Albariño

Al-ba-reen-yo

Parents & Origin: Indigenous (Iberian Peninsula)
Grape: Small, spherical, thick light green skin
Flavors: Lemon zest, grapefruit, honeydew, nectarine, saline
Notable Regions: Spain, Portugal
Sweetness: Dry
Body: Light
Tannins: None
Acidity: High
ABV: 11-13%

The History of Albariño

The Albariño grape is indigenous to the northwestern corner of the Iberian peninsula, straddling the border between modern-day Portugal and Spain. It has been cultivated since the times of the ancient Romans, but was primarily used in blends alongside other grapes throughout its early history. After a series of phylloxera outbreaks in the late 19th century, however, Albariño emerged as a rising star in the region during subsequent replanting.

Albariño became best known as the primary grape of the Rias Baixas winemaking region in Galicia, Spain, where it comprises around 90 percent of grapes grown there. In Portugal, the main Albariño region is known as Minho, with the wine most commonly referred to as Vinho Verde and involves a blend of other grapes. Vinho Verde has more of an “old world” flavor palate and is widely grown in Minho, whereas varietal Albariño is generally grown in Galicia. Albariño was also exported to other areas such as California, Argentina, and Chile, but very few plantings exist there compared to the grape’s native home.

While Albariño blends still prevailed through most of the 20th century, the Spanish government’s establishment of the Rias Baixas Denominación de Origen (DO) in 1986 caused winemakers to begin producing varietal Albariño wines. Due to this relatively recent rise in popularity, Albariño has been crafted primarily with contemporary European and American tastes in mind, resulting in a modern taste and refreshing light body.

Interesting Fact: Albariño also became popular in Australia for over a decade, but recent DNA analysis revealed that nearly all of Australian Albariño was in fact French Savagnin. The mistake came from the initial clippings sold to Australian winemakers, which were incorrectly labeled.

Albariño Food Pairings

Due to its high acidity and superb lightness, Albariño pairs well with light and sweet foods.

The Best Albariño Food Pairings

Albariño is excellent as an aperitif, but it also pairs well with a wide variety of foods. Pair a bottle of Albariño with light-to-middle intensity foods such as seafood, fish, chicken, and soft cheeses.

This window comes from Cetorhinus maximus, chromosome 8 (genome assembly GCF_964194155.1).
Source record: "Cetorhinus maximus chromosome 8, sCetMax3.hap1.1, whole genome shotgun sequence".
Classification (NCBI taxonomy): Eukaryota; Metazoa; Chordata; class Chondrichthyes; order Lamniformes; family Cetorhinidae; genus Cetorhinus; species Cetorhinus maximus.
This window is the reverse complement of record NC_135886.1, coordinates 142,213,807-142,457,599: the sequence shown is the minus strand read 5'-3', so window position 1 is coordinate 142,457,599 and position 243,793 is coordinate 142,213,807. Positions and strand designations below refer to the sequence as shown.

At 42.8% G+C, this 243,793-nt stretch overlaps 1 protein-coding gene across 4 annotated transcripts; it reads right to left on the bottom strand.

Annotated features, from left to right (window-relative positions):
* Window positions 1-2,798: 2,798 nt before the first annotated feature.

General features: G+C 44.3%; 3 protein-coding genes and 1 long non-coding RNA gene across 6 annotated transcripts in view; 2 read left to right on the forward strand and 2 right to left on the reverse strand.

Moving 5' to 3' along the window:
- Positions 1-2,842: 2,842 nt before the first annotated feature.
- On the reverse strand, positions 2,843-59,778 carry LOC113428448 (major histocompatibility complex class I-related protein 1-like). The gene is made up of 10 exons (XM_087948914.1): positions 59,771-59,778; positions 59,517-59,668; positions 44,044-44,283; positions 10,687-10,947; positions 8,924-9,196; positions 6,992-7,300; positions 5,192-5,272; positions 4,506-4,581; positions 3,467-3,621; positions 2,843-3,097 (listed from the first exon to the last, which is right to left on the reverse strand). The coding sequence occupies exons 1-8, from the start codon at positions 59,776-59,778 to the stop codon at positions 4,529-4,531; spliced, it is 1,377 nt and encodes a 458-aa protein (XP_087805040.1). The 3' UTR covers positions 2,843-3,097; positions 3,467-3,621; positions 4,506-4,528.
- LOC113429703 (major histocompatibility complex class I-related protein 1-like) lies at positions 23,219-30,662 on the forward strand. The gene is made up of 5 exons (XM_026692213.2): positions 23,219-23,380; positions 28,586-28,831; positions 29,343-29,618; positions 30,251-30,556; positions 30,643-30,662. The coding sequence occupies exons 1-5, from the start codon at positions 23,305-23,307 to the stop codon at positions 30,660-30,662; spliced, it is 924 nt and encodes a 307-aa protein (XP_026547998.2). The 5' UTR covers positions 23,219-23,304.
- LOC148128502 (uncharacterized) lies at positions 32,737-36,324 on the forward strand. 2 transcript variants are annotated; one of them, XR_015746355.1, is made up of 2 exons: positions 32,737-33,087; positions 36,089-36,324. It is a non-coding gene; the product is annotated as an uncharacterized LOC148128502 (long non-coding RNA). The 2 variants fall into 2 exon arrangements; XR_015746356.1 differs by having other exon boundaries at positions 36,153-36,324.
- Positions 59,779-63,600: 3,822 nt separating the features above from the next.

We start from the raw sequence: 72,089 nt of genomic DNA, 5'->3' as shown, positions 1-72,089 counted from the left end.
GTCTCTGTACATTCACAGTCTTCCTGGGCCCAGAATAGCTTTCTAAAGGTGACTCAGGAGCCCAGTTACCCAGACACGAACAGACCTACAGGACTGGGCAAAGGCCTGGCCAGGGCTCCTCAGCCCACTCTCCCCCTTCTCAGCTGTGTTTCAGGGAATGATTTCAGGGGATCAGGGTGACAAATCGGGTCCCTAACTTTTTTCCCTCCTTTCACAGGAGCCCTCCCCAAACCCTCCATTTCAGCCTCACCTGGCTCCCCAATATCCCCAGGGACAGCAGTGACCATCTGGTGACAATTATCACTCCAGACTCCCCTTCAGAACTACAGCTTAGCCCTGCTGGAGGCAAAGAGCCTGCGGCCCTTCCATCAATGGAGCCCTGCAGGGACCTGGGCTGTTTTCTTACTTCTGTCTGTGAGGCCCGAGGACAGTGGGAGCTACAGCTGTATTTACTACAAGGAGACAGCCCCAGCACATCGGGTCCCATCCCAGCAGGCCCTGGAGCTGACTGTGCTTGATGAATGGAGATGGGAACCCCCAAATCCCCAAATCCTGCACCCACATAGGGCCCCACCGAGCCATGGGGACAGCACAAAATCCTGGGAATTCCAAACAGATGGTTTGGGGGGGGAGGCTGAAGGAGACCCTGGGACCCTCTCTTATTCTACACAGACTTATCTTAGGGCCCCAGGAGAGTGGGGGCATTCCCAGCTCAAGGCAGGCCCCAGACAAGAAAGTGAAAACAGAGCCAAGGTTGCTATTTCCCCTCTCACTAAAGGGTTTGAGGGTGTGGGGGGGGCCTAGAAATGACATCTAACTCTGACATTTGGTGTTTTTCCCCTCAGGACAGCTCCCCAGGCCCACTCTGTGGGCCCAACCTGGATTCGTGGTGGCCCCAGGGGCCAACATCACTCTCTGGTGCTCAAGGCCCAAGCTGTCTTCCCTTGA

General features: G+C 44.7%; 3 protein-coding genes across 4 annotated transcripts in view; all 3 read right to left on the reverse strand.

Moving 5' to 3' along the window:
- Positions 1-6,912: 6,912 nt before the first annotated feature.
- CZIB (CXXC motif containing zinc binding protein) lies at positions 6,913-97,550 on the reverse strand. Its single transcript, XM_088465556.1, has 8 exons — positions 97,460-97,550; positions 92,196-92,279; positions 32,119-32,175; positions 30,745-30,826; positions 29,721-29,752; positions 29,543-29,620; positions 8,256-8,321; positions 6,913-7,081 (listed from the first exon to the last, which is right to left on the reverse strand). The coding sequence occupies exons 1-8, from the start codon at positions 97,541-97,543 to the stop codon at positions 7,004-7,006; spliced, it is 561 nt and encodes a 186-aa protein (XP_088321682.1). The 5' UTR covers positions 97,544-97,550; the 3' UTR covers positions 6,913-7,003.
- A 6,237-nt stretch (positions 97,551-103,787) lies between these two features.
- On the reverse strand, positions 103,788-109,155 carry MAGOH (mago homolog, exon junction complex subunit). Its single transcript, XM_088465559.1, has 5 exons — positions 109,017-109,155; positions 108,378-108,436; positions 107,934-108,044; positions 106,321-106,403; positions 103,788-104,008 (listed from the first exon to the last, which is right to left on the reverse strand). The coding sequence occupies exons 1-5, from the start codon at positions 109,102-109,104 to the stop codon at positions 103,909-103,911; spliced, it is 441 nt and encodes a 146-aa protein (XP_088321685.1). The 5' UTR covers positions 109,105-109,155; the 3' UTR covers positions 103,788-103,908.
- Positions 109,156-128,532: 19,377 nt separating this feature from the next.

Food Pairings to Avoid with Albariño

Due to its lightness, Albariño is not ideal for heavy dishes such as beef, pork, lamb, or anything with a rich sauce.

Albariño Tasting Notes

Albariño offers a light and refreshing body with high acidity. Expect aromas of lemons, limes, pear, grapefruit, honeysuckle, nectarine, and occasionally orange zest on the nose, complete with subtle notes of granite and basil. On the palate, Albariño offers flavors of lemon zest, grapefruit, honeydew, nectarines, and salt, ending with a tingly finish that often has a subtle bitter note. The slight bitter flavor comes from the thick skins of the grapes, though this consequently makes Albariño great for palate cleansing.

Young vs. Old Albariño

Though aging is not common, Albariño’s flavors can be greatly influenced by the age of the wine. Albariño can age for about 5 to 7 years, a process that will bring out more subtle flavors, though it is recommended to drink the wine within the first few years to ensure its trademark acidity and bold fruit-forward palate.

Albariño's Unique Terroir

The Galicia region of Spain is much cooler and rainier than the rest of the country. The Rias Baixas DO in particular hugs the coast, where sea breezes offer more saline and minerality to the wine. The area’s deep granite soils have a sandy characteristic which is known to be the most ideal soil for Albariño. In contrast, warmer regions with more clay-based soils will produce Albariños with ripe fruit characteristics and less acidity. The cooler climate and sandy soils of Galicia creates Albariño with more citrus fruit flavors and higher acidity.

Albariño in a Nutshell

Since its ancient origins in Spain, Albariño has become a unique and widely coveted Spanish wine. After the establishment of the Rias Baixas DO, winemakers began to develop the wine into a varietal with modern flavors of lemon zest, grapefruit, honeydew, nectarines, saline, and a touch of bitterness at the end. Pair a bottle of Albariño with light fish or chicken dishes, or serve it on its own as a delicious aperitif.

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